Thursday, March 27, 2008

Art Space Talk: Rimi Yang

Alan Rankle introduced me to California based artist Rimi Yang. Rimi's increasingly sophisticated paintings imbue traditional Asian imagery with a contemporary spin. Intensely emotional, vibrant and often whimsical, Yang’s work shows a technical mastery that can only be achieved through an ardent dedication to the act of painting. For Rimi, this act is highly intuitive, and often a celebration of the uncertainties of life.

In addition to her training at the Los Angeles Academy of Figurative Art, Rimi has studied at Otis College of Art and Design, and spent a summer in Florence, Italy, studying at the Florence Academy of Art. Her work has been exhibited on both coasts, most notably in New York and Los Angeles, and she has been featured numerous times in the Kyoto Journal. Her work has been exhibited at several galleries throughout the United States-- including, Lowe Gallery (Atlanta, GA), Stricoff Fine Art (New York, NY), and Art Amo Gallery (Santa Barbara, CA).

Jade by Rimi Yang

Brian Sherwin: Rimi, can you tell us about your academic background? Where have you studied art? Also, have you had any influential instructors? Did your studies make an impact on your artistic practice?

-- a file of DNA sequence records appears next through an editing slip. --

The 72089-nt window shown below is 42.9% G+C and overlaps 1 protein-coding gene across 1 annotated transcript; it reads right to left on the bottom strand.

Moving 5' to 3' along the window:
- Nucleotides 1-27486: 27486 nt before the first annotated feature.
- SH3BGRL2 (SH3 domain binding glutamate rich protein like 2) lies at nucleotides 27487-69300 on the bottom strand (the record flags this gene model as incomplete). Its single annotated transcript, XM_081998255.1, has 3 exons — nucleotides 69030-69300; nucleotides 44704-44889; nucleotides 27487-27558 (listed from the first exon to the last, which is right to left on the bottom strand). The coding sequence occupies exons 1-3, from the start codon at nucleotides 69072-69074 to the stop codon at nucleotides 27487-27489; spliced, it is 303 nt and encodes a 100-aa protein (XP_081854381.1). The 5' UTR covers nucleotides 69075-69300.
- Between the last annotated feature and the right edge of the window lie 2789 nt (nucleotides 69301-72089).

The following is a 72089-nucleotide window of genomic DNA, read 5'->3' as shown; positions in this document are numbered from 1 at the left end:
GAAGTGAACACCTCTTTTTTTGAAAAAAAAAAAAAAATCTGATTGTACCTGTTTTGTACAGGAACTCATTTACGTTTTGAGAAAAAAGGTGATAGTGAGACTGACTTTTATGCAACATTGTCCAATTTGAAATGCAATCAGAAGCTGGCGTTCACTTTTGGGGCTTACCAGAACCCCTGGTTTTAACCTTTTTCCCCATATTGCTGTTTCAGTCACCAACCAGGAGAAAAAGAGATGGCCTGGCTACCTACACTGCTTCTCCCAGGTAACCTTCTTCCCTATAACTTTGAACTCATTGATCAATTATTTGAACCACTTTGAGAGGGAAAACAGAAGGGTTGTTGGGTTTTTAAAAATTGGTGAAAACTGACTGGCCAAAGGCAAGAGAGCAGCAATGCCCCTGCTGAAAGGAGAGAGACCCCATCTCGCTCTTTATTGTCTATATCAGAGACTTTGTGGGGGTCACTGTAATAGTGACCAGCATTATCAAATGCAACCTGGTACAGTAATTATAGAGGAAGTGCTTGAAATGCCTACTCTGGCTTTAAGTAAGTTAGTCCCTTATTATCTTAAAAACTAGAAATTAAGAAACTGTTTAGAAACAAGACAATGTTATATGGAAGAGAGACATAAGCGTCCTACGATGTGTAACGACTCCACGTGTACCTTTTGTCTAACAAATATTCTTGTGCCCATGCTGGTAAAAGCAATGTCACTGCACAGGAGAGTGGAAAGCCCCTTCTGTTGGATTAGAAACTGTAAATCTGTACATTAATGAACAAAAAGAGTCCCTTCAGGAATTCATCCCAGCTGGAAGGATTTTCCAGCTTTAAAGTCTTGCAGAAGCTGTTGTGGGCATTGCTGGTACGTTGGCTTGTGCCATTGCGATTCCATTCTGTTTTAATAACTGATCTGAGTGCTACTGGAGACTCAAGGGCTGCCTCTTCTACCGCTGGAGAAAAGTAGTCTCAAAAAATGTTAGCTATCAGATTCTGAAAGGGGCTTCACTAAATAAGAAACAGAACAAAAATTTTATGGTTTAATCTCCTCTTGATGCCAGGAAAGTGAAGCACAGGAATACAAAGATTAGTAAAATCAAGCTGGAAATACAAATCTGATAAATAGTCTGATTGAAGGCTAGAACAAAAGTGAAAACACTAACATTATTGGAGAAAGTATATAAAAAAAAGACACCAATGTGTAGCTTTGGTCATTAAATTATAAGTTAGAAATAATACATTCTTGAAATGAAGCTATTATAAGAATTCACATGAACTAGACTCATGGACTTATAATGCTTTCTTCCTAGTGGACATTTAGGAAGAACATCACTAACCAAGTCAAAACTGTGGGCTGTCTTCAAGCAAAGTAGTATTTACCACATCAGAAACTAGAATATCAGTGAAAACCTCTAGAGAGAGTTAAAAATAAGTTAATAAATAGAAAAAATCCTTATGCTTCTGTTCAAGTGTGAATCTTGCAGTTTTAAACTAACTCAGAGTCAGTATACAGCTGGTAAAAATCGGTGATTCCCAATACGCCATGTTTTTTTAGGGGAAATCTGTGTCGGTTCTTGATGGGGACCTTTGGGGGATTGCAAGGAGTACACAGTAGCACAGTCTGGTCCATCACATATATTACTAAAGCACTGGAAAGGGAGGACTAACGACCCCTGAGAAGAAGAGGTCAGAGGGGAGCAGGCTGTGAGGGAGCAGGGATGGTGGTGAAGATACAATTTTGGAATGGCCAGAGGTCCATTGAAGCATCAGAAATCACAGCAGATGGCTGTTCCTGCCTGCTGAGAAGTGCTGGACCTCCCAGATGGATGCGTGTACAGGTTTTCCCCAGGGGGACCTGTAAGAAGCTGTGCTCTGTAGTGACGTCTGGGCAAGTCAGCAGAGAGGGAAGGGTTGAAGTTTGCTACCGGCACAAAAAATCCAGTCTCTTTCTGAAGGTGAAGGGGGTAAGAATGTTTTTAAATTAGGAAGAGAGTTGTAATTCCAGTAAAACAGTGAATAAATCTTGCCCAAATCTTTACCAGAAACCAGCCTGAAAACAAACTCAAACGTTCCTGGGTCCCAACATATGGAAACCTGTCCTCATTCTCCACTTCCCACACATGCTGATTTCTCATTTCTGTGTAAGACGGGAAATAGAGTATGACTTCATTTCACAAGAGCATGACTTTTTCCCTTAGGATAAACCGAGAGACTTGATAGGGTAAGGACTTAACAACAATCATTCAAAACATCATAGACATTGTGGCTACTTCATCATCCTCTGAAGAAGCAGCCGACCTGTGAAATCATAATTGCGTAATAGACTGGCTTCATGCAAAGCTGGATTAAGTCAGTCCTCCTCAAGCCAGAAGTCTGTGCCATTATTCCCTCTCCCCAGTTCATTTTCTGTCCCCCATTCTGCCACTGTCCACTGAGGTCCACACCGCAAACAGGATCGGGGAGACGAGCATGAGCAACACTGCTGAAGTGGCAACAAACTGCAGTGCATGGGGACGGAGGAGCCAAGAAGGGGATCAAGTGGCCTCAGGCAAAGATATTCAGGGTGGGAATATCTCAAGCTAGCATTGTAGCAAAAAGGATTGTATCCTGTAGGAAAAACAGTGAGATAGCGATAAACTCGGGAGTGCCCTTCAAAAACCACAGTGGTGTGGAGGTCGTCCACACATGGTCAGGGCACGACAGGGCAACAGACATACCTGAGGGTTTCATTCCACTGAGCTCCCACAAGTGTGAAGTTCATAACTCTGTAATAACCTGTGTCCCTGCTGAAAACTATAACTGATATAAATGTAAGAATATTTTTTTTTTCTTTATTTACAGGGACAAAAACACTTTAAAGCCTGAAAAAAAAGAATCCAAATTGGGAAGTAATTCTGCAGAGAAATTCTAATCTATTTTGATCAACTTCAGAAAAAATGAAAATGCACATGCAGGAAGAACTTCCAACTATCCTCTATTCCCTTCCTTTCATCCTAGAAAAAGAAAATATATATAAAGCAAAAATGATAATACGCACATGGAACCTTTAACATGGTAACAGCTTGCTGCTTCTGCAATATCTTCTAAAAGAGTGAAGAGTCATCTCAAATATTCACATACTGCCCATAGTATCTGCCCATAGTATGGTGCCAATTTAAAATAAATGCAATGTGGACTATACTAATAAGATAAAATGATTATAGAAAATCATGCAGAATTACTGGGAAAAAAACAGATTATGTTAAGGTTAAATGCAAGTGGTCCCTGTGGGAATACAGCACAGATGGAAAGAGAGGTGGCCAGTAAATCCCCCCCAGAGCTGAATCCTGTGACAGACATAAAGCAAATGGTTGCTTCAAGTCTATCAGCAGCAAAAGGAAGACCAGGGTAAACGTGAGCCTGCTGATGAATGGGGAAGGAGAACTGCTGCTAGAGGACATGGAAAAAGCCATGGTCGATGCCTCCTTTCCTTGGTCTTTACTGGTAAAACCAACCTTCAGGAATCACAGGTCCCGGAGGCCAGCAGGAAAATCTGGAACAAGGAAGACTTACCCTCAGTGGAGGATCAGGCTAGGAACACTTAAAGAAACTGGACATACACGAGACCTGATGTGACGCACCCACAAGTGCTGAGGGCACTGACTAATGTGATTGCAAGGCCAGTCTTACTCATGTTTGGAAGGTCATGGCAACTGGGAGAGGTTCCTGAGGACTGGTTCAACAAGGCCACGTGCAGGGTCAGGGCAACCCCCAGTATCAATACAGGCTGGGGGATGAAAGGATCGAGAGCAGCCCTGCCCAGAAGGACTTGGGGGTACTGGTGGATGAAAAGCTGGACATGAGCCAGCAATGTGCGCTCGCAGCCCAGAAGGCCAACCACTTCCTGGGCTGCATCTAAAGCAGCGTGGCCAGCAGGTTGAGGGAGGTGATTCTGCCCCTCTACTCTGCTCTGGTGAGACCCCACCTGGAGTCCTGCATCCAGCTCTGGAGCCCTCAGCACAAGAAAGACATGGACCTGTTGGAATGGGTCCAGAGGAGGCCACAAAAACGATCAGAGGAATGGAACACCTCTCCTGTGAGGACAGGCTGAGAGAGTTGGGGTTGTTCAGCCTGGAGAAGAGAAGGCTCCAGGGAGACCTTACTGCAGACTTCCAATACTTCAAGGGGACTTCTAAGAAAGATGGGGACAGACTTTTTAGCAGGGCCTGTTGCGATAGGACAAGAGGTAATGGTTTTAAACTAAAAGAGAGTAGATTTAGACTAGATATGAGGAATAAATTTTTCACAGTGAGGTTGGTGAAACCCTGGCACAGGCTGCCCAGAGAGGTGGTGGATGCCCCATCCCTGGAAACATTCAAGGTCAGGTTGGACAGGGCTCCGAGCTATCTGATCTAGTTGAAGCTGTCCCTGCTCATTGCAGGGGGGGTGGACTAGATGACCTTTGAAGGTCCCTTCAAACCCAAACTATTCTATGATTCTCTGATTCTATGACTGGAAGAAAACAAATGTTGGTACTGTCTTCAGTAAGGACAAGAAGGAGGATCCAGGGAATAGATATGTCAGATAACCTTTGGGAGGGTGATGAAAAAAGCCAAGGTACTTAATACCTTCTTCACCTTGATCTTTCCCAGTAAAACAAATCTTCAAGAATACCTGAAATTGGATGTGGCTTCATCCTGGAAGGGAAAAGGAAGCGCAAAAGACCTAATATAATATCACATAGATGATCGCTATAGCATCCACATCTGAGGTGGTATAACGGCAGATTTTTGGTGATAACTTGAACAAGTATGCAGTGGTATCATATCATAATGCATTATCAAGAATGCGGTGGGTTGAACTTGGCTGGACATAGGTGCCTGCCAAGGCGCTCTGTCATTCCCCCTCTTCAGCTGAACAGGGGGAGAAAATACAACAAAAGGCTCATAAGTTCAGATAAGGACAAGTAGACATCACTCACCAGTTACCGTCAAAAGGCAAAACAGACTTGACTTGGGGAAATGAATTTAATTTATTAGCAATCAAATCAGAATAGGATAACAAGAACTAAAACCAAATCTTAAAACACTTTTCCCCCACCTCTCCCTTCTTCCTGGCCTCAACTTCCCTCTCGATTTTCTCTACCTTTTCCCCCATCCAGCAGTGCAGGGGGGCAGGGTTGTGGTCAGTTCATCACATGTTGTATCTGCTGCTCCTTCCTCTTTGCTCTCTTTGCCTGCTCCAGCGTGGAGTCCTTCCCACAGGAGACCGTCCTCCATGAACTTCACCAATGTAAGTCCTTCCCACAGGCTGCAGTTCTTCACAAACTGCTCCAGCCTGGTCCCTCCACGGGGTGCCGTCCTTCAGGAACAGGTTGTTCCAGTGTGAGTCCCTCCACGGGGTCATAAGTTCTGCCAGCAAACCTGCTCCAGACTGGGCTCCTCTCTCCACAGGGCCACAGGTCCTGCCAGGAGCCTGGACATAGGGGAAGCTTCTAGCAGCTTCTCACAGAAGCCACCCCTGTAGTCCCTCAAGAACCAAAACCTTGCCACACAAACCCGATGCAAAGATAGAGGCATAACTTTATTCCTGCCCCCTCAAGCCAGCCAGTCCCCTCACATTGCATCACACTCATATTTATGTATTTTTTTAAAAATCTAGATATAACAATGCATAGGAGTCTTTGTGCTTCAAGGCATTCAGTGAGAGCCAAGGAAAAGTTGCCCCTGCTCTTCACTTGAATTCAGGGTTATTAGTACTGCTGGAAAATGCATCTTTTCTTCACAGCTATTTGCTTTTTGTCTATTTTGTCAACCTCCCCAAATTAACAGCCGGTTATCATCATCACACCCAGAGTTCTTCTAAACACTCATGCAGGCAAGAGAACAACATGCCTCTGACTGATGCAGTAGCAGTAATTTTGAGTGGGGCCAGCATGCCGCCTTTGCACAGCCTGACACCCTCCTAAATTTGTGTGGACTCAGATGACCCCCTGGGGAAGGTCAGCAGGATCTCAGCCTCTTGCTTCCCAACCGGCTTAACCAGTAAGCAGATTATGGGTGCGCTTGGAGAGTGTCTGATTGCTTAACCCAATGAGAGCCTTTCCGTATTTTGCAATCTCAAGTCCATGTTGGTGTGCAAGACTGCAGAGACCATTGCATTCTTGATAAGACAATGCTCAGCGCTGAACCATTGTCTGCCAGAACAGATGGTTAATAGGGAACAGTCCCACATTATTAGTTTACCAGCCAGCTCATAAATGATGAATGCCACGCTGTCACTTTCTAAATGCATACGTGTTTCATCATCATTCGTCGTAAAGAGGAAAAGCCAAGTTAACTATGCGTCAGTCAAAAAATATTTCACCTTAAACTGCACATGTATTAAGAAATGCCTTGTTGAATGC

Rimi Yang: As a painter I am a late starter as I have only been practicing for four years. I have a Masters in Library Science, and worked as a librarian for many years. As to formal training, I took various classes, and workshops over the years including sumi ink drawing in Japan, some old master painting/drawing classes in Florence, and many classes in the US. My best teacher was the artist (and friend), Regina Lyubovnaya. There were many great teachers, and my nature is to be easily influenced by work that I see and people I meet.

BS: Rimi, you are interested in the duality of life. The dual elements-- female and male, happiness and sadness, love and hate, black and white...and how one would have no purpose without the other inspires you. You enjoy observing the confusion of this conflict. Can you go into further detail about this interest and how it is conveyed in your art?

RY: I simply think of duality as a balance and a matter of truth. Last night I just read something about "ying and yang." It said that the advent of development of static words, has added to the world has being out of balance in becoming more "yang." I kind of agree with that, but I think the advent of Internet might help to bounce back the world to become more "ying" and to be more balanced. That is my hunch.